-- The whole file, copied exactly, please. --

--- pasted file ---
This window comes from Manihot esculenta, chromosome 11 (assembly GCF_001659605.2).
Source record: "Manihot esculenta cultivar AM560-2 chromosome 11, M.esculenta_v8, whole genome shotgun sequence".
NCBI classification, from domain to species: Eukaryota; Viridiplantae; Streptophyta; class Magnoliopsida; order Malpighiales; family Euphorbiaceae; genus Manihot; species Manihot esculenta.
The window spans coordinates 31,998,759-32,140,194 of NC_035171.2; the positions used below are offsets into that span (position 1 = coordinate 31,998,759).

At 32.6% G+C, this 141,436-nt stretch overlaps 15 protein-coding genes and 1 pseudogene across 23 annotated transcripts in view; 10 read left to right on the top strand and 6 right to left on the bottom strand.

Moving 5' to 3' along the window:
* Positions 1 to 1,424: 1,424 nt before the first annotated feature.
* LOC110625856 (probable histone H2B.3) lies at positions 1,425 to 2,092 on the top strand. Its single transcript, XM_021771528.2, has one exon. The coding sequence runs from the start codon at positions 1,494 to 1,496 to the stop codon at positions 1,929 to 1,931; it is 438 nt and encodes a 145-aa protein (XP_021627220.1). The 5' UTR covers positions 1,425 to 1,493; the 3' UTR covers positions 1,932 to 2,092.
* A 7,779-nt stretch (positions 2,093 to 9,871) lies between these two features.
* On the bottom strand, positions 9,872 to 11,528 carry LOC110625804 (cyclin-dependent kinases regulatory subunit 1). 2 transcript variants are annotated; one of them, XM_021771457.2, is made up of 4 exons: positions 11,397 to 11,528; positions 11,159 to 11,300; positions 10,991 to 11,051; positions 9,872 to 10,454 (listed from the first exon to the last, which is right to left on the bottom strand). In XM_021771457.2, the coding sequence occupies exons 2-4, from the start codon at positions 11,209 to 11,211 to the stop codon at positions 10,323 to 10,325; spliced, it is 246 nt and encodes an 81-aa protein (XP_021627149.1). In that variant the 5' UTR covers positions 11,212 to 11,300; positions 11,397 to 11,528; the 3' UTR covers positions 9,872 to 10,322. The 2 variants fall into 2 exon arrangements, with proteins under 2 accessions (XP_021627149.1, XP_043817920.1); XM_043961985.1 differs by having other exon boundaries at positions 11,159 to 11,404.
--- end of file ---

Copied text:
This window comes from Manihot esculenta, chromosome 11 (assembly GCF_001659605.2).
Source record: "Manihot esculenta cultivar AM560-2 chromosome 11, M.esculenta_v8, whole genome shotgun sequence".
NCBI classification, from domain to species: Eukaryota; Viridiplantae; Streptophyta; class Magnoliopsida; order Malpighiales; family Euphorbiaceae; genus Manihot; species Manihot esculenta.
The window spans coordinates 31,998,759-32,140,194 of NC_035171.2; the positions used below are offsets into that span (position 1 = coordinate 31,998,759).

At 32.6% G+C, this 141,436-nt stretch overlaps 15 protein-coding genes and 1 pseudogene across 23 annotated transcripts in view; 10 read left to right on the top strand and 6 right to left on the bottom strand.

Moving 5' to 3' along the window:
* Positions 1 to 1,424: 1,424 nt before the first annotated feature.
* LOC110625856 (probable histone H2B.3) lies at positions 1,425 to 2,092 on the top strand. Its single transcript, XM_021771528.2, has one exon. The coding sequence runs from the start codon at positions 1,494 to 1,496 to the stop codon at positions 1,929 to 1,931; it is 438 nt and encodes a 145-aa protein (XP_021627220.1). The 5' UTR covers positions 1,425 to 1,493; the 3' UTR covers positions 1,932 to 2,092.
* A 7,779-nt stretch (positions 2,093 to 9,871) lies between these two features.
* On the bottom strand, positions 9,872 to 11,528 carry LOC110625804 (cyclin-dependent kinases regulatory subunit 1). 2 transcript variants are annotated; one of them, XM_021771457.2, is made up of 4 exons: positions 11,397 to 11,528; positions 11,159 to 11,300; positions 10,991 to 11,051; positions 9,872 to 10,454 (listed from the first exon to the last, which is right to left on the bottom strand). In XM_021771457.2, the coding sequence occupies exons 2-4, from the start codon at positions 11,209 to 11,211 to the stop codon at positions 10,323 to 10,325; spliced, it is 246 nt and encodes an 81-aa protein (XP_021627149.1). In that variant the 5' UTR covers positions 11,212 to 11,300; positions 11,397 to 11,528; the 3' UTR covers positions 9,872 to 10,322. The 2 variants fall into 2 exon arrangements, with proteins under 2 accessions (XP_021627149.1, XP_043817920.1); XM_043961985.1 differs by having other exon boundaries at positions 11,159 to 11,404.